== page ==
Synergistic impacts of climate and land cover change, and water management on terrestrial hydrology over headwaters with an integrated attribution framework
- 1Key Laboratory of Regional Climate-Environment for Temperate East Asia, Institute of Atmospheric Physics, Chinese Academy of Sciences (firstname.lastname@example.org)
- 2School of Hydrology and Water Resources, Nanjing University of Information Science and Technology (email@example.com)
Located over eastern Tibetan Plateau, the upper Yellow River basin (UYRB) provides about half of the total annual discharge of the entire Yellow River basin in northern China, and influences more than one hundred million people over downstream regions. In the Anthropocene, human activities such as greenhouse gases emission, human-induced land cover change and water management are changing the terrestrial hydrological process and streamflow extremes over UYRB. However, quantifying their separate influence is a great challenge due to limited observations and difficulty in modeling hydro-thermal processes over alpine regions.
Here we find significant fingerprints of anthropogenic climate change and land cover change in decreasing total water storage and increasing extremely low streamflow over UYRB headwater. While anthropogenic climate change, reservoir operation and land cover change significantly decreasing the probability of extreme flooding event over the UYRB by 31%, 45% and 10% respectively. The newly-developed Conjunctive Surface-Subsurface Process version 2 (CSSPv2) land surface model was first implemented at a high resolution (3km) over the UYRB. Comprehensive evaluations show the model well captures the variation and variability of hydrological variables. Simulations with and without land cover change were then compared to assess the impact of land cover change, while reservoir influence was calculated by comparing the modeled naturalized streamflow with observed streamflow. CSSPv2 was also driven by CMIP5 outputs with natural or anthropogenic forcings to assess influence of anthropogenic climate change. An integrated hydro-climate attribution framework was finally used to unify the contributions of different factors. Our results highlight the local-scale human influences (including land cover change and water management) on the streamflow extremes, which are still not well incorporated in current global climate models for detection and attribution studies.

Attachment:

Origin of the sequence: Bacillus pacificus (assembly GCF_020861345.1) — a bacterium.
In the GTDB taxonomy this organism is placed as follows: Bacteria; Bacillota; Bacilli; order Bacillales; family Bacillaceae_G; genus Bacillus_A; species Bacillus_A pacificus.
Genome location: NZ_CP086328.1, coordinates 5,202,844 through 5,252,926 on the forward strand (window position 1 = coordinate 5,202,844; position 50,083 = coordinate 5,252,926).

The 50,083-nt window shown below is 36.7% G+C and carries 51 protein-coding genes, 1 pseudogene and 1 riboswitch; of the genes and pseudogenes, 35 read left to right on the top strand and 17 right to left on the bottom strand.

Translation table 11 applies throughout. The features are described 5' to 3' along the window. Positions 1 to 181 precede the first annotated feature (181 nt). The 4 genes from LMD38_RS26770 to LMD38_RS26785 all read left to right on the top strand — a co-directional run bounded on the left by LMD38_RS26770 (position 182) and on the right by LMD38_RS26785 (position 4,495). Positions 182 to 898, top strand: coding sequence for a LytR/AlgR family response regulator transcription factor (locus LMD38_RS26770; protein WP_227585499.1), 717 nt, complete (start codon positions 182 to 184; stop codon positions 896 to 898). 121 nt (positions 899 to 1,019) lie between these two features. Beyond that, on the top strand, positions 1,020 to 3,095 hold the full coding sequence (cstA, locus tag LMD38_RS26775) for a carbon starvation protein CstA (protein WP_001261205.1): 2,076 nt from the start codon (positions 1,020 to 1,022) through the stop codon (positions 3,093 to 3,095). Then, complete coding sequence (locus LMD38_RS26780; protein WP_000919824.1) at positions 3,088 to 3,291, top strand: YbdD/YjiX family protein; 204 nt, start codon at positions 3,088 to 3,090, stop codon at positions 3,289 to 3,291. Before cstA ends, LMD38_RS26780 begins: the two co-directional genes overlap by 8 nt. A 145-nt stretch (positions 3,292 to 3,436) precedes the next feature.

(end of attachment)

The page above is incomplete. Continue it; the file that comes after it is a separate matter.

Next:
How to cite: Ji, P. and Yuan, X.: Synergistic impacts of climate and land cover change, and water management on terrestrial hydrology over headwaters with an integrated attribution framework, EGU General Assembly 2020, Online, 4–8 May 2020, EGU2020-6278, https://doi.org/10.5194/egusphere-egu2020-6278, 2020.